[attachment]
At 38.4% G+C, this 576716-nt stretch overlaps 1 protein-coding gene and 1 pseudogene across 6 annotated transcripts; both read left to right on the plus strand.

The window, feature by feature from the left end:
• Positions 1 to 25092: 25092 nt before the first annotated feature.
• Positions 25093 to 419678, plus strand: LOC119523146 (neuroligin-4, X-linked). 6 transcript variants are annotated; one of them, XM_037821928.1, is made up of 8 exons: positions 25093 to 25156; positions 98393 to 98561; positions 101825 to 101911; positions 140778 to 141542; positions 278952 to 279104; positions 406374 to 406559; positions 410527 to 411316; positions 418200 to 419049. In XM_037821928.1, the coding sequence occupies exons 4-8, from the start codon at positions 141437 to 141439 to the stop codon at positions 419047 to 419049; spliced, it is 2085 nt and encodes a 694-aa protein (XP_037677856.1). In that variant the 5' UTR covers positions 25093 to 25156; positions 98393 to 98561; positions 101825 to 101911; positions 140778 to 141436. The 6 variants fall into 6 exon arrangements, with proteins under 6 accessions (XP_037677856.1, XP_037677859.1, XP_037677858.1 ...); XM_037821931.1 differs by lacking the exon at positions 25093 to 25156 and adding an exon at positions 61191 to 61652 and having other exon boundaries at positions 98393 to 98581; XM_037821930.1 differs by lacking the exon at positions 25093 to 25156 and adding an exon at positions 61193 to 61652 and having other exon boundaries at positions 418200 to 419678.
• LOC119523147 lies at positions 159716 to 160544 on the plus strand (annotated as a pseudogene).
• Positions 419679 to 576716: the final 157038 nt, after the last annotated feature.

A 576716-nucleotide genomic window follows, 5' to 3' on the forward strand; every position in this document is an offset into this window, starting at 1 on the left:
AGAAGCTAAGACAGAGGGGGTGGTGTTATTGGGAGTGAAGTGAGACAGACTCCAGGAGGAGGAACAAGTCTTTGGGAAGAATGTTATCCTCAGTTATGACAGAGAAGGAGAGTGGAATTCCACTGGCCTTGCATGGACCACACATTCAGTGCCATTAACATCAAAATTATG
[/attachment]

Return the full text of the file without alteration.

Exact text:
At 38.4% G+C, this 576716-nt stretch overlaps 1 protein-coding gene and 1 pseudogene across 6 annotated transcripts; both read left to right on the plus strand.

The window, feature by feature from the left end:
• Positions 1 to 25092: 25092 nt before the first annotated feature.
• Positions 25093 to 419678, plus strand: LOC119523146 (neuroligin-4, X-linked). 6 transcript variants are annotated; one of them, XM_037821928.1, is made up of 8 exons: positions 25093 to 25156; positions 98393 to 98561; positions 101825 to 101911; positions 140778 to 141542; positions 278952 to 279104; positions 406374 to 406559; positions 410527 to 411316; positions 418200 to 419049. In XM_037821928.1, the coding sequence occupies exons 4-8, from the start codon at positions 141437 to 141439 to the stop codon at positions 419047 to 419049; spliced, it is 2085 nt and encodes a 694-aa protein (XP_037677856.1). In that variant the 5' UTR covers positions 25093 to 25156; positions 98393 to 98561; positions 101825 to 101911; positions 140778 to 141436. The 6 variants fall into 6 exon arrangements, with proteins under 6 accessions (XP_037677856.1, XP_037677859.1, XP_037677858.1 ...); XM_037821931.1 differs by lacking the exon at positions 25093 to 25156 and adding an exon at positions 61191 to 61652 and having other exon boundaries at positions 98393 to 98581; XM_037821930.1 differs by lacking the exon at positions 25093 to 25156 and adding an exon at positions 61193 to 61652 and having other exon boundaries at positions 418200 to 419678.
• LOC119523147 lies at positions 159716 to 160544 on the plus strand (annotated as a pseudogene).
• Positions 419679 to 576716: the final 157038 nt, after the last annotated feature.

A 576716-nucleotide genomic window follows, 5' to 3' on the forward strand; every position in this document is an offset into this window, starting at 1 on the left:
AGAAGCTAAGACAGAGGGGGTGGTGTTATTGGGAGTGAAGTGAGACAGACTCCAGGAGGAGGAACAAGTCTTTGGGAAGAATGTTATCCTCAGTTATGACAGAGAAGGAGAGTGGAATTCCACTGGCCTTGCATGGACCACACATTCAGTGCCATTAACATCAAAATTATG